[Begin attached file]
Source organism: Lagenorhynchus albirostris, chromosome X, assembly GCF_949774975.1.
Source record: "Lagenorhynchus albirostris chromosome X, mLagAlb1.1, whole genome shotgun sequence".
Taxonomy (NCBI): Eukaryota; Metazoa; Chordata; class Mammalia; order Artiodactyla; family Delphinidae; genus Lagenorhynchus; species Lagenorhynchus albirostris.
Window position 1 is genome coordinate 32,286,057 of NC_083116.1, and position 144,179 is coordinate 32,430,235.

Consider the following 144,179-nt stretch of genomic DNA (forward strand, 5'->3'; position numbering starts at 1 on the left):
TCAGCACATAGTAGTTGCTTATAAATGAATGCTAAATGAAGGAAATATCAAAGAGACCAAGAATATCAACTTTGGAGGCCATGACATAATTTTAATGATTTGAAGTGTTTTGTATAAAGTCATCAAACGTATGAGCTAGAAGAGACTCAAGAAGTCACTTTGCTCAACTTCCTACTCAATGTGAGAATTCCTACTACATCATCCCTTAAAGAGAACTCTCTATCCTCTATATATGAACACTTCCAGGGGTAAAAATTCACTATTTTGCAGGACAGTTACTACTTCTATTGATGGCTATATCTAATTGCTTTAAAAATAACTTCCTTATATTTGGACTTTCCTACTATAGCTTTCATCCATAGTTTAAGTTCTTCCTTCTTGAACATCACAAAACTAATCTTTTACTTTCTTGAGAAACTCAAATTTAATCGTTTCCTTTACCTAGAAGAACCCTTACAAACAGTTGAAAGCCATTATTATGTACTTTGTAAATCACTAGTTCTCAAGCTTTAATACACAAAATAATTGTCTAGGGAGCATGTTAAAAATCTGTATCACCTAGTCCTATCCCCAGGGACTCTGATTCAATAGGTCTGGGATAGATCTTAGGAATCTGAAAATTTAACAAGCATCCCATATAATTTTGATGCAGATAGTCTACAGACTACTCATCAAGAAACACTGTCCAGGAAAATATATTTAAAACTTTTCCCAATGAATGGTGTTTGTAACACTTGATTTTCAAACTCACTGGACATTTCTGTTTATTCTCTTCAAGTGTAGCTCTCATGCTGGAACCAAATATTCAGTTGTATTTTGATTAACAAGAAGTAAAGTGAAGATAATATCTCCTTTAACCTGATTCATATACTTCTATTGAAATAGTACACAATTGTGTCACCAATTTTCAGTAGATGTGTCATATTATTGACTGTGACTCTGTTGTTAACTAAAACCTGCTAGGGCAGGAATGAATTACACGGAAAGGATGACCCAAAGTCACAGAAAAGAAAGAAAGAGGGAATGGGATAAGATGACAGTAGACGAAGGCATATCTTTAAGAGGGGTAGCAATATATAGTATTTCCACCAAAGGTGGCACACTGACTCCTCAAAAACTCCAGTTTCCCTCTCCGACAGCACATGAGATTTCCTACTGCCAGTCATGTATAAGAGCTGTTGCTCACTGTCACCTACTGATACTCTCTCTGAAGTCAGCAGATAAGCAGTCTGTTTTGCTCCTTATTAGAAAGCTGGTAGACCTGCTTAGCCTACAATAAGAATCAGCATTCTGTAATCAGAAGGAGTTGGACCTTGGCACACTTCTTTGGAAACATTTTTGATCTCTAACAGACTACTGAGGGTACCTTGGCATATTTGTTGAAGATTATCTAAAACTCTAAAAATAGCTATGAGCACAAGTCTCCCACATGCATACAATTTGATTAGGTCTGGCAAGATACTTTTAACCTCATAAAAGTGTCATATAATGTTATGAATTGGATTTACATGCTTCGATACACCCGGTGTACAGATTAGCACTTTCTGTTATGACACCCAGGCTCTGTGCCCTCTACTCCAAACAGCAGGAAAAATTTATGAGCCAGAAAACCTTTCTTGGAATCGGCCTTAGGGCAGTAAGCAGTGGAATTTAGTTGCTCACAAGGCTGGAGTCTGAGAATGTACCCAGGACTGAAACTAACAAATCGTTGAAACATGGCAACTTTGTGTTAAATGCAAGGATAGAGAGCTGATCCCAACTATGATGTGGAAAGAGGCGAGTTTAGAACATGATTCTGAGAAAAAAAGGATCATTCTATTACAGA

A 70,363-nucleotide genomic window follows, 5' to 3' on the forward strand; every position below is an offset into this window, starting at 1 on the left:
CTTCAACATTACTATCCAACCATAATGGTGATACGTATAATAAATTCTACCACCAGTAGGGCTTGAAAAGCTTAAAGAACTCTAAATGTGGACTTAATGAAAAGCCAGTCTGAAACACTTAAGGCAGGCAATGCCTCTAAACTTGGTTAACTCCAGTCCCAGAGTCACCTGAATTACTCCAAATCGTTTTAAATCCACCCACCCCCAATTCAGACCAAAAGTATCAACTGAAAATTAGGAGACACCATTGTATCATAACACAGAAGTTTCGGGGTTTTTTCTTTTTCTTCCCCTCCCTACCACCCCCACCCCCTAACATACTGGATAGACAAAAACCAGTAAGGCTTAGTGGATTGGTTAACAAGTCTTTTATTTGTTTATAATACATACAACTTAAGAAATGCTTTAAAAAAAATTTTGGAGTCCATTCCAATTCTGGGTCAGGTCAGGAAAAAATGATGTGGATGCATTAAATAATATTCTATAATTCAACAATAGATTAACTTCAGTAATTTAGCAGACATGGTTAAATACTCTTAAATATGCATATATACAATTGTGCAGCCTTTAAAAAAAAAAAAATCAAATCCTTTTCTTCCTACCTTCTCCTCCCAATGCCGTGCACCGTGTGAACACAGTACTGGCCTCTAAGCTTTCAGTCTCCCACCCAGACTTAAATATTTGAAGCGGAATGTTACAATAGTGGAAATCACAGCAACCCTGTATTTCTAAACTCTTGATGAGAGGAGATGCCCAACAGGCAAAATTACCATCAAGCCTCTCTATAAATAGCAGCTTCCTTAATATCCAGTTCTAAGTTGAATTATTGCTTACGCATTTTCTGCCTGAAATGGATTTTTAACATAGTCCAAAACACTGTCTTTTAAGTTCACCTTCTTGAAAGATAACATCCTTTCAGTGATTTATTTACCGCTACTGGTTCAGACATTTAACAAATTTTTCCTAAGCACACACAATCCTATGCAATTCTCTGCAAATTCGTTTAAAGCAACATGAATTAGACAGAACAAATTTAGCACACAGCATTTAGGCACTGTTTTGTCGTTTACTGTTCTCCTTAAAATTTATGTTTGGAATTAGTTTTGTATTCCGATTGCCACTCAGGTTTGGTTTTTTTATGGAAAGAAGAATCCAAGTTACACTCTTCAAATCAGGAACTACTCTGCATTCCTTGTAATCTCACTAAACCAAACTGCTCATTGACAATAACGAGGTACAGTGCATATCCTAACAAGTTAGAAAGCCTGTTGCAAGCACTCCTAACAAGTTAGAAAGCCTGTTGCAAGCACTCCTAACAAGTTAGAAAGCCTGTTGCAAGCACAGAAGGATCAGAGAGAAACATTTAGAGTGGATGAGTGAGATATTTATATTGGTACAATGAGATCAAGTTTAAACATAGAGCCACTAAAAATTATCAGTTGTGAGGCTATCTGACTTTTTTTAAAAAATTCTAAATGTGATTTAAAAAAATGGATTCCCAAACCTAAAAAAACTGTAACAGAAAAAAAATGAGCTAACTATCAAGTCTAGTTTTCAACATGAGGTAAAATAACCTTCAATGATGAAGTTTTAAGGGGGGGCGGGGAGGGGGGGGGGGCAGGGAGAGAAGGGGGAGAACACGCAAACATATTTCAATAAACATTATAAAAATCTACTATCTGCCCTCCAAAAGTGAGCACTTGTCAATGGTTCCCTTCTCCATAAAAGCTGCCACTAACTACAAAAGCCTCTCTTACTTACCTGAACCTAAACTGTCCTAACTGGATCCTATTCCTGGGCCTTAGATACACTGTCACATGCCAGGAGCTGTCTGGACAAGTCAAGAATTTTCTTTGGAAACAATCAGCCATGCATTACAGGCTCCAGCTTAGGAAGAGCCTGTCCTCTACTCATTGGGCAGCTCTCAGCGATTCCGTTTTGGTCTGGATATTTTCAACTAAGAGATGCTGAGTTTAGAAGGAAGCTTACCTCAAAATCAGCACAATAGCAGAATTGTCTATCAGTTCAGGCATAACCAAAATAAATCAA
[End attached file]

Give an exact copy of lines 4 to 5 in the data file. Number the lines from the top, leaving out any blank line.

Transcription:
Window position 1 is genome coordinate 32,286,057 of NC_083116.1, and position 144,179 is coordinate 32,430,235.

Consider the following 144,179-nt stretch of genomic DNA (forward strand, 5'->3'; position numbering starts at 1 on the left):